Examples of work or tasks that service animals perform include, but are not limited to: assisting individuals who are blind or have low vision with navigation and other tasks, alerting individuals who are deaf or hard of hearing to the presence of people or sounds, pulling a wheelchair, assisting an individual during a seizure, alerting individuals to the presence of allergens, retrieving items such as books or the telephone, alerting a person to a sudden change in blood sugar levels, providing physical support and assistance with balance and stability to individuals with mobility disabilities, calming a person with Post Traumatic Stress Disorder (PTSD) during an anxiety attack, and helping persons with psychiatric and neurological disabilities by preventing or interrupting impulsive or destructive behaviors.

Miniature horses may also be considered service animals in certain situations.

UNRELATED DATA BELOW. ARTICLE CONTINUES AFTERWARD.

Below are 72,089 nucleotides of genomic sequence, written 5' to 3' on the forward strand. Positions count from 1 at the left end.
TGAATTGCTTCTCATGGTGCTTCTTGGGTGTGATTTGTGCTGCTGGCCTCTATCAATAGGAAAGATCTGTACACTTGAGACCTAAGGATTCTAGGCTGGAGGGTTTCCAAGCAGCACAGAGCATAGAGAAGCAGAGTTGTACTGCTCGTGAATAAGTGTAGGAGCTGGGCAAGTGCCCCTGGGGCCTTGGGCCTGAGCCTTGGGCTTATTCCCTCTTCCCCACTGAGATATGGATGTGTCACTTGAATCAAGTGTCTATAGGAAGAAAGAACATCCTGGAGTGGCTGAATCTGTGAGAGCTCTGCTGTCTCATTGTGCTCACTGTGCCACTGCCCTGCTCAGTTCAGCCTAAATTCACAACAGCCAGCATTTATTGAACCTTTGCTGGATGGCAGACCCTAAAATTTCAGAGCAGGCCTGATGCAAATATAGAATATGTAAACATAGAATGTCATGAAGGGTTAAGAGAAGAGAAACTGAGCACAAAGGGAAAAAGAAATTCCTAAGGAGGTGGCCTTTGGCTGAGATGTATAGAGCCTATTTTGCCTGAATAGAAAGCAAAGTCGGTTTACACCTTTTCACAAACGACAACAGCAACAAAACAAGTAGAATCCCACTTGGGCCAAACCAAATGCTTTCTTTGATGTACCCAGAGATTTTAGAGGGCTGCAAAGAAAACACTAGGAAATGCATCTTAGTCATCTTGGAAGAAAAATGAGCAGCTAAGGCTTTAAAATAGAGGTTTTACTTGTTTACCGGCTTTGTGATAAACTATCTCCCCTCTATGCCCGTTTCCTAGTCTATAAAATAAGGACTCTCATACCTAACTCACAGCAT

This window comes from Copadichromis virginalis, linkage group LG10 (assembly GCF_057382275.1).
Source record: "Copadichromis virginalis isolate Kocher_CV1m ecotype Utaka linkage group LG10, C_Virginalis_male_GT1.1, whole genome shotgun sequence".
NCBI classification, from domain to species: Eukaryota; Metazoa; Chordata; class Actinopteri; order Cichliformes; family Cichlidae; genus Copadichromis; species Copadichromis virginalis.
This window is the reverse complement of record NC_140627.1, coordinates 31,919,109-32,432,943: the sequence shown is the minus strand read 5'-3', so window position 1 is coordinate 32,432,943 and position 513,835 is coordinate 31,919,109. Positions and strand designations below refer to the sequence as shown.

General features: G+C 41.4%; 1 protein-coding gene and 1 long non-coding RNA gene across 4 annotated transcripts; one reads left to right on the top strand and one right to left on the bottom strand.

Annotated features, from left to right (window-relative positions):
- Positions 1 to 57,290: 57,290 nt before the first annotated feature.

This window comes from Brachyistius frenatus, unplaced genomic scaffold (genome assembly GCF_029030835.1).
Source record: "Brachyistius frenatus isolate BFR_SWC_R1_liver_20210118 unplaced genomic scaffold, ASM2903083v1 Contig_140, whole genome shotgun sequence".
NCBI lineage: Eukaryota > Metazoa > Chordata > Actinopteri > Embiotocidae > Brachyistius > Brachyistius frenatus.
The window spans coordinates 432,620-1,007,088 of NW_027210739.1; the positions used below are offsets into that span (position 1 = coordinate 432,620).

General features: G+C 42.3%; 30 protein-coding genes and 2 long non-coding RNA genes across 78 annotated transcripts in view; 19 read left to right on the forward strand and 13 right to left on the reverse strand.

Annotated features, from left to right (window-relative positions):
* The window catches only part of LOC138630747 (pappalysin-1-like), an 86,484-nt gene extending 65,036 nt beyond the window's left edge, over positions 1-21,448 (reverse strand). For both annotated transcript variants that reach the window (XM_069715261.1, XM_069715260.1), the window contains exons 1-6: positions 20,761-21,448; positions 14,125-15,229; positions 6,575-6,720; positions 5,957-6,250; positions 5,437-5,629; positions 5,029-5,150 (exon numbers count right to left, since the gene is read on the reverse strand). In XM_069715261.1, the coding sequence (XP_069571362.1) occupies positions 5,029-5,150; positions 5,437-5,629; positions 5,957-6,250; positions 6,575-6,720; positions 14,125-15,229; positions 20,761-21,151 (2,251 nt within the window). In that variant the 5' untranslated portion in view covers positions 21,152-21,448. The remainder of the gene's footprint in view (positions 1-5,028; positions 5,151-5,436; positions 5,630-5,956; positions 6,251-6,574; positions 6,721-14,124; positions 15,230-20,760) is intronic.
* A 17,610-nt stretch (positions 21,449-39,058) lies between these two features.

Emotional Support Animals - An emotional support animal is a companion animal which provides therapeutic benefit, such as alleviating or mitigating symptoms of a person’s disability.   Emotional support animals are not service animals. However, emotional support animals may be permitted on campus as a reasonable accommodation.  Prior approval must be obtained from the ADA/Section 504 Coordinator pursuant to the procedures and standards outlined.

Owner - A student who has an approved emotional support animal on campus.

Handler - A person with a disability that a service animal assists or a personal care attendant who handles the animal for a person with a disability.


CommitteeDate VotedMinutes Code
President's CouncilMonday, June 18, 201818:63
President's CouncilMonday, November 11, 201919:146
Strategic and Operational PlanningWednesday, July 21, 202121:13
Approved by: 
Approval Date: 
Wednesday, July 21, 2021
Effective Date: 
Monday, June 18, 2018
Review Date: 
Monday, November 11, 2019
Wednesday, July 21, 2021
Monday, October 9, 2023